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topic 49424

Tin plating over copper blisters at 240 °C


A discussion started in 2008 but continuing through 2018

July 23, 2008

Requirement is Sn plating over Ni plating over CuSn6
Tin 3 micron
Ni 3 micron
Phosphor-Bronze 0.15 mm

But when used at 240 °C surface has blistering
How to solve this problem?
What is the best method for this plating job?

Aviruth Piwkao
Customer - Lamphun, Thailand


July 23, 2008

Hi, Aviruth.

thumbs up sign If you or I were asked to "Design a very easy quality control test that will quickly locate all poorly plated parts, regardless of whether the problem be due to poor substrate condition, inadequate cleaning, lack of activation, excessive brightener in the nickel or tin plating tank, overstressed nickel plating, or anything else", the closest we could get to such a quick universal test would probably be to bake the parts to 240 °C and look for blistering :-)

A. So, when you see that the parts are blistering and you'd like to know where the problem lies, you can see that the trouble could be nearly anywhere. Probably the first question should be at what interface is the blistering occurring? Carefully break some blisters and look at the back of the blister and the base underneath the blister.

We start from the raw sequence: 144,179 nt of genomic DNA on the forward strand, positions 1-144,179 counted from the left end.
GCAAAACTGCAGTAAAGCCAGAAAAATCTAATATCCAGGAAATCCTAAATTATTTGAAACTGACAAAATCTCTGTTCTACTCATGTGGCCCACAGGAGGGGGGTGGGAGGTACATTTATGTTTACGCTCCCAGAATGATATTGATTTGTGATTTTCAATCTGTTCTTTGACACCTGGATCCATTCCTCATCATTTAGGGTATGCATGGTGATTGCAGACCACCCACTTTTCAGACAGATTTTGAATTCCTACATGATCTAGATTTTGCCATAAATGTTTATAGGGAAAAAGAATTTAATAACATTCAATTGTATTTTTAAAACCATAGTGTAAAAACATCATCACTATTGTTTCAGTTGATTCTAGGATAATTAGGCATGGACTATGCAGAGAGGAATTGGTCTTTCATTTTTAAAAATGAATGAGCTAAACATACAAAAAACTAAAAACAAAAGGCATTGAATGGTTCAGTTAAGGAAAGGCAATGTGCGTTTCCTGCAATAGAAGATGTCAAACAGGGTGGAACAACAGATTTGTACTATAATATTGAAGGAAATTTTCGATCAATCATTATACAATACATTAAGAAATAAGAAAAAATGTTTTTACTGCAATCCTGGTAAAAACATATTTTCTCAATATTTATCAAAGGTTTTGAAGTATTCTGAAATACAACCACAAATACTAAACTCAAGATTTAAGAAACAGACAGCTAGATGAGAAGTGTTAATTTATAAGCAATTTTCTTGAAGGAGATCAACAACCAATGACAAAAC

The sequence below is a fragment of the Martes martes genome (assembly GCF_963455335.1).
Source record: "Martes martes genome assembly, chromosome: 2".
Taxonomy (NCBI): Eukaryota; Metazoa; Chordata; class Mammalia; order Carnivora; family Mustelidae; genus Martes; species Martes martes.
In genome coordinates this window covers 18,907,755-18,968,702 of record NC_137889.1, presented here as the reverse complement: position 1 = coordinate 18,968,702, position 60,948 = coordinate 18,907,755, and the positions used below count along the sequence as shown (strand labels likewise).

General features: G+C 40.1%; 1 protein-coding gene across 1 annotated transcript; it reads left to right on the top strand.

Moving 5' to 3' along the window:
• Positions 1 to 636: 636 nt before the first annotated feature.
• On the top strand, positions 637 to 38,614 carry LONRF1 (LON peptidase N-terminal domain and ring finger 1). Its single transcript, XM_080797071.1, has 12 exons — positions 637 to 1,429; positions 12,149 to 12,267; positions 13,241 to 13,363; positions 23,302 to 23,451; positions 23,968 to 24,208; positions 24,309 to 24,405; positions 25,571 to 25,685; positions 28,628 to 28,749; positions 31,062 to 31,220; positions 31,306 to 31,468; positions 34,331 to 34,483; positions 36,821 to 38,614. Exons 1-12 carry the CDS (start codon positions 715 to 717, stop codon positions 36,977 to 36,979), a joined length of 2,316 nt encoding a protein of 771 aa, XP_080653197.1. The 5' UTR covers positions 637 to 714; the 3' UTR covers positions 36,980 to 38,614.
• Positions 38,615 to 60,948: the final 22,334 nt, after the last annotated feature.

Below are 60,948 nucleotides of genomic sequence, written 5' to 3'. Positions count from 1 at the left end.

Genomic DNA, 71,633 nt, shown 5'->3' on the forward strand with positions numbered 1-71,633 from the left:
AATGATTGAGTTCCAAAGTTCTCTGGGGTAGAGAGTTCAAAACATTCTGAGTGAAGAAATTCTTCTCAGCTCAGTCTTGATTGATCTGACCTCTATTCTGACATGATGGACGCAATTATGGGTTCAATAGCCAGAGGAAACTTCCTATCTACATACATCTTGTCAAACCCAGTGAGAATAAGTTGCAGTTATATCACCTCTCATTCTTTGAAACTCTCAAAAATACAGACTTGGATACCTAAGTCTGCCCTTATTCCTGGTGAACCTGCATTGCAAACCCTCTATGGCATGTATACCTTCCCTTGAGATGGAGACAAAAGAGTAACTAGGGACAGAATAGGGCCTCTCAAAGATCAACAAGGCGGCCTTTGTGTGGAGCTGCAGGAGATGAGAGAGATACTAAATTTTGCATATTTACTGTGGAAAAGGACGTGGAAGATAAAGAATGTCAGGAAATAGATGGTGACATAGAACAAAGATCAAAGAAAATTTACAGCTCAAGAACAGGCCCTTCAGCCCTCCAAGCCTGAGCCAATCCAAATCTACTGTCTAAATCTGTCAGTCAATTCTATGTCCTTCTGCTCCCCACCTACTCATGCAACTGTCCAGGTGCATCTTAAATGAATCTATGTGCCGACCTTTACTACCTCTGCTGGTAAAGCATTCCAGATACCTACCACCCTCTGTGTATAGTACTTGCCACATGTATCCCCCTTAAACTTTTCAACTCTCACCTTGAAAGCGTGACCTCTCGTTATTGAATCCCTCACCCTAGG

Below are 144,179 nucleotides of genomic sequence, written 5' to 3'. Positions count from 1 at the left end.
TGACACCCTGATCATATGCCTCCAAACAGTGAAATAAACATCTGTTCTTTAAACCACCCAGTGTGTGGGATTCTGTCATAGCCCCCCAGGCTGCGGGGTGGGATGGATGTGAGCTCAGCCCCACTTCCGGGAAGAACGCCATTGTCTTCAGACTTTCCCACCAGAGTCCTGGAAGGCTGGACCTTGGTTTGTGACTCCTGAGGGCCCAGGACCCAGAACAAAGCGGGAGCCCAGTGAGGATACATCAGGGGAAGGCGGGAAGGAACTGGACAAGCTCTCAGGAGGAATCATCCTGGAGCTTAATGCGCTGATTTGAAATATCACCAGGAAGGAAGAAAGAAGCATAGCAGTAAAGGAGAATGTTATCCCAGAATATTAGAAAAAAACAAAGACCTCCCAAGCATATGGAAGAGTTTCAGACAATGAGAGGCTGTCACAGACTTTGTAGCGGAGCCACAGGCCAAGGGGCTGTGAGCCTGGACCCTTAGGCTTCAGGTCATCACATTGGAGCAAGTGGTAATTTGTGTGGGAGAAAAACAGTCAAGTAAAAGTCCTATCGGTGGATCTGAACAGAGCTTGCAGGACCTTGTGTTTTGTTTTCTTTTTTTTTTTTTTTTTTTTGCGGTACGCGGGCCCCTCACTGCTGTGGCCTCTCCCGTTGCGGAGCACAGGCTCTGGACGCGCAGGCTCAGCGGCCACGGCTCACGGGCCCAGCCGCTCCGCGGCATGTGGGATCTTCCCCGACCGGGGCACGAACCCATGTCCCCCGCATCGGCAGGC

Does the blister occur between the copper and nickel or between the nickel and tin, or a bit of both? Is there any peculiarity about the location of blisters on the parts? Are they everywhere, or only on flat surfaces or only on edges and corners, or top or bottom surfaces. Unfortunately, while blistering tells you that you have a problem, it doesn't tell you at what step. Good luck and get back to us with more detail.

Regards,

Ted Mooney, finishing.com Teds signature
Ted Mooney, P.E.
finishing.com - Pine Beach, New Jersey



July 25, 2008

A. I would recommend first confirming that what you are seeing is in fact blisters. As Ted noted, you may see this with high organic matter in the nickel or tin. If there is high organic matter on the surface when the tin reflows, which it will at that temperature, it will cause tin pooling or puddling. This is a blob of tin that accumulates like a water drop on the surface but looks just like a blister. I would use a scalpel to pull back the "blister" and see if it flakes, it not, it is probably more likely the problem that I described.

Mike Berrier
selective - Addison, Illinois


July 27, 2008